Atomic-scale physical imaging and chemical mapping of functional nanomaterials using STEM-EDX technique
Young-Min Kim
Department of Energy Science, Sungkyunkwan University
Center for Integrated Nanostructure Physics, Institute for Basic Science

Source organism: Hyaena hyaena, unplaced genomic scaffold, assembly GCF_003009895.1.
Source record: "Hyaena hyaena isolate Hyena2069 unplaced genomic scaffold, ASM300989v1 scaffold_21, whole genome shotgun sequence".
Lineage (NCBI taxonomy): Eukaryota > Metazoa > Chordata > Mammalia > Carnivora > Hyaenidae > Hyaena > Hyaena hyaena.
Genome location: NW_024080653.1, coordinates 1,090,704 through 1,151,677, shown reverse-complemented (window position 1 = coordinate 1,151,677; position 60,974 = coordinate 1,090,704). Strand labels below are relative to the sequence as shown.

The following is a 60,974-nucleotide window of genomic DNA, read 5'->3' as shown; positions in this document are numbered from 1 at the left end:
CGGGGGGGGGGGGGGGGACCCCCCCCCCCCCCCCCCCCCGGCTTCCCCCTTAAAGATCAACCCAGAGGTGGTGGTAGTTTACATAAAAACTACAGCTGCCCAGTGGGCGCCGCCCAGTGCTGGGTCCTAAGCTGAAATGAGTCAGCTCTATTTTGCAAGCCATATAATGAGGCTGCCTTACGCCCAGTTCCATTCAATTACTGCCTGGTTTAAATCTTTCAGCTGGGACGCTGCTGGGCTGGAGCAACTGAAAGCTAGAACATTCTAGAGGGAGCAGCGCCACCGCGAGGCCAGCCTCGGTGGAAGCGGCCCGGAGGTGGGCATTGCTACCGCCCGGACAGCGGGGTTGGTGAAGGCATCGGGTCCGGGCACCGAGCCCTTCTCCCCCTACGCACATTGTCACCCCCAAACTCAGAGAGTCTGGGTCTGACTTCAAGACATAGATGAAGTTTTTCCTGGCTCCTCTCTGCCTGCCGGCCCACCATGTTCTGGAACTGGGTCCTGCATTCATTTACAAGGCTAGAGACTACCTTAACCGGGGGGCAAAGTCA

Scanning transmission electron microscopy (STEM)-based structural analysis at an atomic scale has become routine with the successful correction of aberrations of the probe-forming lens. Atomic positions in the structure can be determined even with picometer precision, revealing subtle changes in structural parameters in the unit cell-wise framework, which has been hitherto unsolved. Furthermore, recent advances in detector technology for energy-dispersive X-ray spectroscopy (EDX) enable us to resolve chemical composition of functional nanomaterials on the atomic scale, since this allows detection efficiency being about 10 times higher than that of conventional detectors. Notably, these high-end analytical techniques are simultaneously utilized in the same position of interest in samples. Taking advantage of the simultaneous, multiple imaging and probing capabilities, we can successfully identify which atoms are where in the unit cell, which is essential information in understanding quantum phenomena occurring in nanomaterials. In this talk, I will introduce how this STEM-based analysis is effectively used to solve materials problems arisen from manifold aspects of nanomaterials in terms of structure-property relationship. Particularly, I will discuss defect-mediated structural phenomena observed at the atomic-scale in some of functional nanomaterials such as thermoelectric materials and complex oxides as exemplar applications of atomic-scale STEM and EDX technique.